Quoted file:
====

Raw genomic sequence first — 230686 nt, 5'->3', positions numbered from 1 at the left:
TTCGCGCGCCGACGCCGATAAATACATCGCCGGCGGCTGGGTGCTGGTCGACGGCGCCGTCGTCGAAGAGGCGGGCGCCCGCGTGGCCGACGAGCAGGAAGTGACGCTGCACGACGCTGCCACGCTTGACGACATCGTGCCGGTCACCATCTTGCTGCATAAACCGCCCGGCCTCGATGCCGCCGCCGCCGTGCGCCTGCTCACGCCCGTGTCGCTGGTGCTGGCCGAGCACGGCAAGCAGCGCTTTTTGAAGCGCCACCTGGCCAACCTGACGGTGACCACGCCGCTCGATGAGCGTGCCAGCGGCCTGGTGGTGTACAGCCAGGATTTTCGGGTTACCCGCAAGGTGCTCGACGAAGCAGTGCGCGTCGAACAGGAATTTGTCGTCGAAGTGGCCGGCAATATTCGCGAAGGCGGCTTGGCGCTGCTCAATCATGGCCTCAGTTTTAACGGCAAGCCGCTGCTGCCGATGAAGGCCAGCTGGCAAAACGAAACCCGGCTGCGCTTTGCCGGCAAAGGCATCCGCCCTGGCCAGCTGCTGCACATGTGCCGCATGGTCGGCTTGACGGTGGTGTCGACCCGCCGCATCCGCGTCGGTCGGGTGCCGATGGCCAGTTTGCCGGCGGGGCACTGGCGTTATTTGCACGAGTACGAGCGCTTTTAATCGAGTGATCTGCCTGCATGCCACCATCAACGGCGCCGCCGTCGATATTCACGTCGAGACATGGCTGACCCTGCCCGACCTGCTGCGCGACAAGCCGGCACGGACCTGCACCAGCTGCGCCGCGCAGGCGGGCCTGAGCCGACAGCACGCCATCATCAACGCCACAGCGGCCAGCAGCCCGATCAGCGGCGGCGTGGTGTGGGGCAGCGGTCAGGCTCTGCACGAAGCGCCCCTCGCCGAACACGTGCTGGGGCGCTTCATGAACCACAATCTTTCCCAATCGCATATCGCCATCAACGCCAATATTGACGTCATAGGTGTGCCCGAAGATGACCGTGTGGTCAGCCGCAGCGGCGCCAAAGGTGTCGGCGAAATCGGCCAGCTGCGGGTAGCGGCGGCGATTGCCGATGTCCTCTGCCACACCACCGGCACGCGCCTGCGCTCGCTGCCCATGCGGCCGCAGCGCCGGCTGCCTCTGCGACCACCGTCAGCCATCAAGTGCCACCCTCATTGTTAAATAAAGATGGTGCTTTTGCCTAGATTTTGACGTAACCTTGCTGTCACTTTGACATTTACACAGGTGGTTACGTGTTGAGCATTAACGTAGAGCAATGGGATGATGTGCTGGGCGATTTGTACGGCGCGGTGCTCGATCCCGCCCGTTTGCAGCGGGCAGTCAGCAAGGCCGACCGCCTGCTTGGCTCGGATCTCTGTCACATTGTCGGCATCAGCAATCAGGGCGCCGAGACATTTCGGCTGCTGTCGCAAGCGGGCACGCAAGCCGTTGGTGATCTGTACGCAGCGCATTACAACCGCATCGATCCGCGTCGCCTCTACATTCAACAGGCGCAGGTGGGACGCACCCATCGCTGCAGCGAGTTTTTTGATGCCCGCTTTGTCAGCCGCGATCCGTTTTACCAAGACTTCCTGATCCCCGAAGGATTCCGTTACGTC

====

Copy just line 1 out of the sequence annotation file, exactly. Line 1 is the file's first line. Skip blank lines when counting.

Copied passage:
Raw genomic sequence first — 230686 nt, 5'->3', positions numbered from 1 at the left: